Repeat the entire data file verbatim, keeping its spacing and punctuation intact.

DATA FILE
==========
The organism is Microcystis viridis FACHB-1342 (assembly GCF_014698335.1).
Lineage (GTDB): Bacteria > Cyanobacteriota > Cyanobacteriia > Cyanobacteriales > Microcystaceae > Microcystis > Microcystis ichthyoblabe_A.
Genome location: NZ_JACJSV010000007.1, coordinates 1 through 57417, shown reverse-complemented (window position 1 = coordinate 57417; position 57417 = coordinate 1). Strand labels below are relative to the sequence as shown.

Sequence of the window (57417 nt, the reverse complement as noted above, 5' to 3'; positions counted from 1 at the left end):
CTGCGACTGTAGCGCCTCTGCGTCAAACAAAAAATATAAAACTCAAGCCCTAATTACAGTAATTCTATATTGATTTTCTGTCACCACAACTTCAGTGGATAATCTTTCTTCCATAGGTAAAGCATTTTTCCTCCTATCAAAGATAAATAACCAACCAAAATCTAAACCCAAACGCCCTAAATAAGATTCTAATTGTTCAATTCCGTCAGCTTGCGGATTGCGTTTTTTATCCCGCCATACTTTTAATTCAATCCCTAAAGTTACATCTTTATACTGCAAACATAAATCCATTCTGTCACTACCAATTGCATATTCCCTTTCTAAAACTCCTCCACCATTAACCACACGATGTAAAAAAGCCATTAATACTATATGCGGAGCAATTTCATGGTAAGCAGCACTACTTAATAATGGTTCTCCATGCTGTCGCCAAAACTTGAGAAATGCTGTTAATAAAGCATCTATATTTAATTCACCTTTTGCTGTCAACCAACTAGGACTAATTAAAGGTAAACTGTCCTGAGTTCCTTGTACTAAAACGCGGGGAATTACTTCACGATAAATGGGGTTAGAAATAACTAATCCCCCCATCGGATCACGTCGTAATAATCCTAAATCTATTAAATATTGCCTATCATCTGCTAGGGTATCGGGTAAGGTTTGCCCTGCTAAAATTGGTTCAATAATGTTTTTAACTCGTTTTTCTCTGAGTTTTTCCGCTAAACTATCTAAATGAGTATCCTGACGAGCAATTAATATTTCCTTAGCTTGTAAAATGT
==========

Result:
The organism is Microcystis viridis FACHB-1342 (assembly GCF_014698335.1).
Lineage (GTDB): Bacteria > Cyanobacteriota > Cyanobacteriia > Cyanobacteriales > Microcystaceae > Microcystis > Microcystis ichthyoblabe_A.
Genome location: NZ_JACJSV010000007.1, coordinates 1 through 57417, shown reverse-complemented (window position 1 = coordinate 57417; position 57417 = coordinate 1). Strand labels below are relative to the sequence as shown.

Sequence of the window (57417 nt, the reverse complement as noted above, 5' to 3'; positions counted from 1 at the left end):
CTGCGACTGTAGCGCCTCTGCGTCAAACAAAAAATATAAAACTCAAGCCCTAATTACAGTAATTCTATATTGATTTTCTGTCACCACAACTTCAGTGGATAATCTTTCTTCCATAGGTAAAGCATTTTTCCTCCTATCAAAGATAAATAACCAACCAAAATCTAAACCCAAACGCCCTAAATAAGATTCTAATTGTTCAATTCCGTCAGCTTGCGGATTGCGTTTTTTATCCCGCCATACTTTTAATTCAATCCCTAAAGTTACATCTTTATACTGCAAACATAAATCCATTCTGTCACTACCAATTGCATATTCCCTTTCTAAAACTCCTCCACCATTAACCACACGATGTAAAAAAGCCATTAATACTATATGCGGAGCAATTTCATGGTAAGCAGCACTACTTAATAATGGTTCTCCATGCTGTCGCCAAAACTTGAGAAATGCTGTTAATAAAGCATCTATATTTAATTCACCTTTTGCTGTCAACCAACTAGGACTAATTAAAGGTAAACTGTCCTGAGTTCCTTGTACTAAAACGCGGGGAATTACTTCACGATAAATGGGGTTAGAAATAACTAATCCCCCCATCGGATCACGTCGTAATAATCCTAAATCTATTAAATATTGCCTATCATCTGCTAGGGTATCGGGTAAGGTTTGCCCTGCTAAAATTGGTTCAATAATGTTTTTAACTCGTTTTTCTCTGAGTTTTTCCGCTAAACTATCTAAATGAGTATCCTGACGAGCAATTAATATTTCCTTAGCTTGTAAAATGT